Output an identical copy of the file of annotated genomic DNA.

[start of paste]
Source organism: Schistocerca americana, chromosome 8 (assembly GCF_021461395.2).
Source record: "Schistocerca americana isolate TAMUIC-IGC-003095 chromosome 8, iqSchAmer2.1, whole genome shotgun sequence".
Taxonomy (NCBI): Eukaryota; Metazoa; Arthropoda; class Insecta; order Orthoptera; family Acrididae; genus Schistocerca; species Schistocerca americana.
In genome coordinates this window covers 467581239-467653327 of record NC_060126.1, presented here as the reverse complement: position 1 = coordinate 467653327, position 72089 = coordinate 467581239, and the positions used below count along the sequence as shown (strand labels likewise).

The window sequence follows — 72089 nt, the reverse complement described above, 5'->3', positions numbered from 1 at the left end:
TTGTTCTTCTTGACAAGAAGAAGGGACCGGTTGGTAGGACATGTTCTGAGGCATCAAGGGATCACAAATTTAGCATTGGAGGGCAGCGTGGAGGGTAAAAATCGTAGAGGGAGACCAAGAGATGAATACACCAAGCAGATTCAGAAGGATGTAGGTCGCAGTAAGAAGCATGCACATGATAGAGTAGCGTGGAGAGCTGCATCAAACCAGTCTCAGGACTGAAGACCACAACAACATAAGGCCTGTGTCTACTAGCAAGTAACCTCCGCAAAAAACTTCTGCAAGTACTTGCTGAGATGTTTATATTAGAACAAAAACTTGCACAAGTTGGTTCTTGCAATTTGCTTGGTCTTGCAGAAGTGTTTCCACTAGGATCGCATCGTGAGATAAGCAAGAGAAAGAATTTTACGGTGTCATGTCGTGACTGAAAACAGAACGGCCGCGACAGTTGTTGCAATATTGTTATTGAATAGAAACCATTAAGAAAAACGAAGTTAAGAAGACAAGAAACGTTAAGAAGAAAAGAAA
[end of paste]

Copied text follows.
Source organism: Schistocerca americana, chromosome 8 (assembly GCF_021461395.2).
Source record: "Schistocerca americana isolate TAMUIC-IGC-003095 chromosome 8, iqSchAmer2.1, whole genome shotgun sequence".
Taxonomy (NCBI): Eukaryota; Metazoa; Arthropoda; class Insecta; order Orthoptera; family Acrididae; genus Schistocerca; species Schistocerca americana.
In genome coordinates this window covers 467581239-467653327 of record NC_060126.1, presented here as the reverse complement: position 1 = coordinate 467653327, position 72089 = coordinate 467581239, and the positions used below count along the sequence as shown (strand labels likewise).

The window sequence follows — 72089 nt, the reverse complement described above, 5'->3', positions numbered from 1 at the left end:
TTGTTCTTCTTGACAAGAAGAAGGGACCGGTTGGTAGGACATGTTCTGAGGCATCAAGGGATCACAAATTTAGCATTGGAGGGCAGCGTGGAGGGTAAAAATCGTAGAGGGAGACCAAGAGATGAATACACCAAGCAGATTCAGAAGGATGTAGGTCGCAGTAAGAAGCATGCACATGATAGAGTAGCGTGGAGAGCTGCATCAAACCAGTCTCAGGACTGAAGACCACAACAACATAAGGCCTGTGTCTACTAGCAAGTAACCTCCGCAAAAAACTTCTGCAAGTACTTGCTGAGATGTTTATATTAGAACAAAAACTTGCACAAGTTGGTTCTTGCAATTTGCTTGGTCTTGCAGAAGTGTTTCCACTAGGATCGCATCGTGAGATAAGCAAGAGAAAGAATTTTACGGTGTCATGTCGTGACTGAAAACAGAACGGCCGCGACAGTTGTTGCAATATTGTTATTGAATAGAAACCATTAAGAAAAACGAAGTTAAGAAGACAAGAAACGTTAAGAAGAAAAGAAA